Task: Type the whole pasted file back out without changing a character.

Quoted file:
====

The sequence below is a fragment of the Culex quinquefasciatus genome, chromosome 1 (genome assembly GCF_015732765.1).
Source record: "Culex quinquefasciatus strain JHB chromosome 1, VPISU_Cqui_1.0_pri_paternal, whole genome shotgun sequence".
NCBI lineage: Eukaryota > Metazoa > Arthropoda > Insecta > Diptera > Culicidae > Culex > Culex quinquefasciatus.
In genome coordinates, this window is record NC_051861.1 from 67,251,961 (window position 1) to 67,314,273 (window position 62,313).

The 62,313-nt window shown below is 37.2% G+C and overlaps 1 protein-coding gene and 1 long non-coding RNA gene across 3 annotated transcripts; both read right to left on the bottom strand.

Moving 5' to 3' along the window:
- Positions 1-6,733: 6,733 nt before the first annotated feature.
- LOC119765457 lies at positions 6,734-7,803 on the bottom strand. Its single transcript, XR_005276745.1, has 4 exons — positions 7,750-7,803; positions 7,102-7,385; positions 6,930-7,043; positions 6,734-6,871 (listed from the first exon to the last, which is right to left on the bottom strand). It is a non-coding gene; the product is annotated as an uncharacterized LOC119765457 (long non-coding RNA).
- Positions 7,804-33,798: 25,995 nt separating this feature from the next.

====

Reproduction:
The sequence below is a fragment of the Culex quinquefasciatus genome, chromosome 1 (genome assembly GCF_015732765.1).
Source record: "Culex quinquefasciatus strain JHB chromosome 1, VPISU_Cqui_1.0_pri_paternal, whole genome shotgun sequence".
NCBI lineage: Eukaryota > Metazoa > Arthropoda > Insecta > Diptera > Culicidae > Culex > Culex quinquefasciatus.
In genome coordinates, this window is record NC_051861.1 from 67,251,961 (window position 1) to 67,314,273 (window position 62,313).

The 62,313-nt window shown below is 37.2% G+C and overlaps 1 protein-coding gene and 1 long non-coding RNA gene across 3 annotated transcripts; both read right to left on the bottom strand.

Moving 5' to 3' along the window:
- Positions 1-6,733: 6,733 nt before the first annotated feature.
- LOC119765457 lies at positions 6,734-7,803 on the bottom strand. Its single transcript, XR_005276745.1, has 4 exons — positions 7,750-7,803; positions 7,102-7,385; positions 6,930-7,043; positions 6,734-6,871 (listed from the first exon to the last, which is right to left on the bottom strand). It is a non-coding gene; the product is annotated as an uncharacterized LOC119765457 (long non-coding RNA).
- Positions 7,804-33,798: 25,995 nt separating this feature from the next.